When I tell anyone I research e-cigarettes, they almost always have an opinion about them. Some will be vapers themselves, and people who are almost without fail sing the praises of the device that finally helped them quit smoking. But often people who’ve never tried e-cigarettes will focus on the potential risks from using them, and in particular whether they’re very likely to reintroduce smoking to a young generation who have been steadily shunning it in bigger numbers over recent decades. A specific fear is that young people will test out e-cigarettes and that this is a gateway in to smoking, in addition to fears around the harms from e-cigarettes themselves.
A recent detailed study of over 60,000 UK 11-16 year olds found that younger people who test out e-cigarettes are generally people who already smoke cigarettes, and even then experimentation mostly doesn’t translate to regular use. Not only that, but smoking rates among young people in the UK are still declining. Studies conducted currently investigating the gateway hypothesis that vaping leads to smoking have tended to check out whether having ever tried an electronic cigarette predicts later smoking. But young adults who test out e-cigarettes are going to be distinct from those that don’t in lots of alternative methods – maybe they’re just more keen to consider risks, which may also boost the likelihood that they’d try out cigarettes too, whether or not they’d used e-cigarettes.
Although you will find a small minority of younger people who do begin to use best e cig vapor without previously being a smoker, as yet there’s little evidence that the then increases the risk of them becoming cigarette smokers. Increase this reports from Public Health England that have concluded e-cigarettes are 95% safer than smoking, and you will think that might be the end in the fear surrounding them.
But e-cigarettes have really divided the public health community, with researchers that have the most popular purpose of reducing the degrees of smoking and smoking-related harm suddenly finding themselves on opposite sides in the debate. This really is concerning, and partly because in a relative dearth of research on the devices the identical findings are used by both sides to support and criticise e-cigarettes. And all of this disagreement is playing in the media, meaning an unclear picture of the items we know (and don’t know) about e-cigarettes has been portrayed, with vapers feeling persecuted and people who have not yet attempted to quit mistakenly believing that there’s no reason for switching, as e-cigarettes might be equally as harmful as smoking.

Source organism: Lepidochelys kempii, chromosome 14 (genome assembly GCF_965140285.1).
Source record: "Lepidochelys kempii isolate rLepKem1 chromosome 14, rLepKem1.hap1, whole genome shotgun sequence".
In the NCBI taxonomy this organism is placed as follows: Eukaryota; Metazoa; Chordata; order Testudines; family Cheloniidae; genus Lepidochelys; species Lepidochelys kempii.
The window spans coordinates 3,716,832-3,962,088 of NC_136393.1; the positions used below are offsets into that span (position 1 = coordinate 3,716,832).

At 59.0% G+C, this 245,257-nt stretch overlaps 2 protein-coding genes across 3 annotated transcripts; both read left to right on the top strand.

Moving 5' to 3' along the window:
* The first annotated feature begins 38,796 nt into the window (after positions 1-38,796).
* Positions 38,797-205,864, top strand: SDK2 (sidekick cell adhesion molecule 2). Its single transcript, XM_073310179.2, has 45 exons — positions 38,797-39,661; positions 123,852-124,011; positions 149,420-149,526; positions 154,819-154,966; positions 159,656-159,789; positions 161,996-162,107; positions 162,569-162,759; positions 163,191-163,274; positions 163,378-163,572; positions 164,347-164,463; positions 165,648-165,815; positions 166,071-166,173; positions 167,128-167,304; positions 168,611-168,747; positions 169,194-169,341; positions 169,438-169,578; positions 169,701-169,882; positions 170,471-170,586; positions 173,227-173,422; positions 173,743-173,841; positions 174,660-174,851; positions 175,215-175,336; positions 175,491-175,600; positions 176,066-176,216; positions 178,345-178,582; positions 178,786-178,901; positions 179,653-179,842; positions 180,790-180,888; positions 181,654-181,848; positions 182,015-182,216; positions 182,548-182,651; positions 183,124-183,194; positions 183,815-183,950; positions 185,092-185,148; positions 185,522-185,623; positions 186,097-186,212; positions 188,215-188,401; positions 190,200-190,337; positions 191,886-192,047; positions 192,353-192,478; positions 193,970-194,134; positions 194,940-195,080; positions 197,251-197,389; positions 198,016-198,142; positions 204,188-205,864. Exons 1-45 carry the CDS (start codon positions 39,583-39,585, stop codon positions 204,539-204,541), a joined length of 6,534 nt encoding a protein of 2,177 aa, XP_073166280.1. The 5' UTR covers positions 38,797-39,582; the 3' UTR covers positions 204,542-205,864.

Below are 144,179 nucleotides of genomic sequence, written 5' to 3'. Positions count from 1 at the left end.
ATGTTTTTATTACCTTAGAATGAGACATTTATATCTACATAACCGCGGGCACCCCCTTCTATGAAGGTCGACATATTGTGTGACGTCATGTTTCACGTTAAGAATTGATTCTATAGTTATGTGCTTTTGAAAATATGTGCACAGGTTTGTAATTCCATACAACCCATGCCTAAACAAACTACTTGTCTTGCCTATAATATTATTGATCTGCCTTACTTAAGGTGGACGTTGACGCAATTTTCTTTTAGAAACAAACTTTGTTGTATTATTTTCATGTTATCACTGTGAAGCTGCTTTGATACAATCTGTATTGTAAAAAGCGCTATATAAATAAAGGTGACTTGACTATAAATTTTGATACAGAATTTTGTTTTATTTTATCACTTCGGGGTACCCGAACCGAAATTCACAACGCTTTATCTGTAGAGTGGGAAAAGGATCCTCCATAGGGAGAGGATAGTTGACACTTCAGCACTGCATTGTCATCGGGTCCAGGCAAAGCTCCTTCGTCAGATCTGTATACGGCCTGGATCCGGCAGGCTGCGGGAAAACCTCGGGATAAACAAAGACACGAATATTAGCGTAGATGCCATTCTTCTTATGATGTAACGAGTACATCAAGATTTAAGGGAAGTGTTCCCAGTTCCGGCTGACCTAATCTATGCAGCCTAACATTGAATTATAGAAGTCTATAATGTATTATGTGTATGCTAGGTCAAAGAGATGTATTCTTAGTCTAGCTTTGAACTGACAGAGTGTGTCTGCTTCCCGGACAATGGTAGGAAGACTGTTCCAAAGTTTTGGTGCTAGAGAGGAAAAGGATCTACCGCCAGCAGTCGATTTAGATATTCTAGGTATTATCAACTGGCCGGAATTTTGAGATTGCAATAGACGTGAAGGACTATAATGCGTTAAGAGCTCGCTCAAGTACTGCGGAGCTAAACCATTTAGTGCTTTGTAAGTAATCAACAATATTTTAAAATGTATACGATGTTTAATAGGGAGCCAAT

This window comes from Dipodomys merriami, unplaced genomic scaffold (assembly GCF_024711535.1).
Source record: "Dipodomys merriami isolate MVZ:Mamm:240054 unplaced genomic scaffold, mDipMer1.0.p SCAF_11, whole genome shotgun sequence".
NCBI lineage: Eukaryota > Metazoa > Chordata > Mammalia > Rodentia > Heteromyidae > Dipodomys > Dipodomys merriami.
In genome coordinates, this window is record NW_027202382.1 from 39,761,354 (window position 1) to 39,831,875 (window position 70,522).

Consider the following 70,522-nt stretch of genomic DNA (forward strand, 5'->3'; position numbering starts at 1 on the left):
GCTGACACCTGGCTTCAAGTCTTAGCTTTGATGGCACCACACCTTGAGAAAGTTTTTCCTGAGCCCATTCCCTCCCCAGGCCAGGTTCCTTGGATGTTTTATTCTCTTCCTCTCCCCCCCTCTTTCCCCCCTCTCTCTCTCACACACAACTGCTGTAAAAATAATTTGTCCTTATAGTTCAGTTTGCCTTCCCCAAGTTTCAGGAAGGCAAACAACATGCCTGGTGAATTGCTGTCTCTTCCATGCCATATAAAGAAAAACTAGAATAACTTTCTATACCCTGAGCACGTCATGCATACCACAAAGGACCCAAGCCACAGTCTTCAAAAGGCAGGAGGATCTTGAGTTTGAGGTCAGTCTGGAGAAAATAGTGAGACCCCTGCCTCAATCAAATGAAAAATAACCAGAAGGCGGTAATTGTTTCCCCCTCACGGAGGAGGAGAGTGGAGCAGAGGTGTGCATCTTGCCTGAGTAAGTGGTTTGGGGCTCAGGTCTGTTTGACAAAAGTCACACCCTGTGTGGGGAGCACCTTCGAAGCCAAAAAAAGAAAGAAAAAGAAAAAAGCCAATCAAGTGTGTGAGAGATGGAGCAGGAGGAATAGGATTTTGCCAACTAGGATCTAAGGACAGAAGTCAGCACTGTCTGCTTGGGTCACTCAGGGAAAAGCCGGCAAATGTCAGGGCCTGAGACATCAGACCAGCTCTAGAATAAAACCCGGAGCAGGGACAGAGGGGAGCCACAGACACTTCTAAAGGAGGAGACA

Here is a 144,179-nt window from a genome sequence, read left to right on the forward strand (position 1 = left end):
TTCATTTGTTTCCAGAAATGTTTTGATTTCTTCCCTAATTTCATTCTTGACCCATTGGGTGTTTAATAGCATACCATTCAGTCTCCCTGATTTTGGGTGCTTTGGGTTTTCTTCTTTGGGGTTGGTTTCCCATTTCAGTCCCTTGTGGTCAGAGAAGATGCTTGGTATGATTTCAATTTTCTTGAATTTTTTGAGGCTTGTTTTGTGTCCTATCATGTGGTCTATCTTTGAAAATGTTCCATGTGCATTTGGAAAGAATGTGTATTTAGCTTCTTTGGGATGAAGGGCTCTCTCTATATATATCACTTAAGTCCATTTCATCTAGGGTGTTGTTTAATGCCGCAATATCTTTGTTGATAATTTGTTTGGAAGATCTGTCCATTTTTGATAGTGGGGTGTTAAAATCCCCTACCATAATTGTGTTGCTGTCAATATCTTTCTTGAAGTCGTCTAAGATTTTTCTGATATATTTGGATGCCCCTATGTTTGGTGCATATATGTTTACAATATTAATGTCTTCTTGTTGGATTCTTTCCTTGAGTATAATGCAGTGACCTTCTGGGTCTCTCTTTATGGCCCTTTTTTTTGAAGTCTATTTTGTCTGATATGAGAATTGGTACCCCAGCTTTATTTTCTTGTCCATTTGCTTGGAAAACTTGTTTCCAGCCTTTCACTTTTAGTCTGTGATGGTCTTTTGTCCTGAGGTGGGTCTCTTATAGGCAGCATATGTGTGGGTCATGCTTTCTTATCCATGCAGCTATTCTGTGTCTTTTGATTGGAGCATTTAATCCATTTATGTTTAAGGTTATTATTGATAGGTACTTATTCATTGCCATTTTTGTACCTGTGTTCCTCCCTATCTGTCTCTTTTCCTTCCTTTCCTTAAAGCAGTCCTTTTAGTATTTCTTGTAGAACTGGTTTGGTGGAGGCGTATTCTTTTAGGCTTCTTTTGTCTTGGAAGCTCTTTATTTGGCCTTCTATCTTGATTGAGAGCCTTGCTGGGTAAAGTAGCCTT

An unexpected consequence of this might be which it causes it to be harder to do the particular research necessary to elucidate longer-term outcomes of e-cigarettes. And also this is something we’re experiencing while we try and recruit for our current study. We are conducting a research project funded by CRUK, where we’re collecting saliva samples from smokers, vapers and non-smokers. We’re checking out DNA methylation, a biological marker that influences gene expression. It’s been shown that smokers use a distinct methylation profile, when compared with non-smokers, and it’s possible that these changes in methylation might be connected to the increased chance of harm from smoking – for example cancer risk. Even if the methylation changes don’t result in the increased risk, they may be a marker of this. We would like to compare the patterns noticed in smokers and non-smokers with those of e-cigarette users, potentially giving us some insight in the long term impact of vaping, without having to wait around for time for you to elapse. Methylation changes happen relatively quickly as compared to the start of chronic illnesses.
Portion of the difficulty using this is the fact we know that smokers and ex-smokers use a distinct methylation pattern, and we don’t want this clouding any pattern from vaping, which suggests we must recruit vapers who’ve never (or certainly only hardly ever) smoked. And also this is proving challenging for two reasons. Firstly, as borne out by the recent research, it’s very rare for people who’ve never smoked cigarettes to consider up regular vaping. Yes, maybe they’ll experiment, but that doesn’t necessarily result in an e-cigarette habit.
But additionally, an unexpected problem has become the unwillingness of some in the vaping community to assist us recruit. And they’re delay due to fears that whatever we find, the outcomes will be used to paint a poor picture of vaping, and vapers, by people with an agenda to push. I don’t wish to downplay the extreme helpfulness of lots of people within the vaping community in assisting us to recruit – thank you, you understand who you really are. But I really was disheartened to hear that for some, the misinformation and scaremongering around vaping has reached the point where they’re opting out of the research entirely. And after talking to people directly concerning this, it’s hard to criticize their reasoning. We now have also learned that several electronic cigarette retailers were resistant against setting up posters aiming cwctdr recruit people who’d never smoked, since they didn’t want to be seen to be promoting e-cigarette use within people who’d never smoked, which can be again completely understandable and should be applauded.
What can perform relating to this? Hopefully as more research is conducted, and that we get clearer information about e-cigarettes capacity to work as a smoking cessation tool, the disagreement around them will disappear. Until then, I hope that vapers carry on and agree to take part in research therefore we can fully explore the potential of these devices, specifically those rare “unicorns” who vape but have never smoked, as they might be important to helping us comprehend the impact of vaping, when compared with smoking.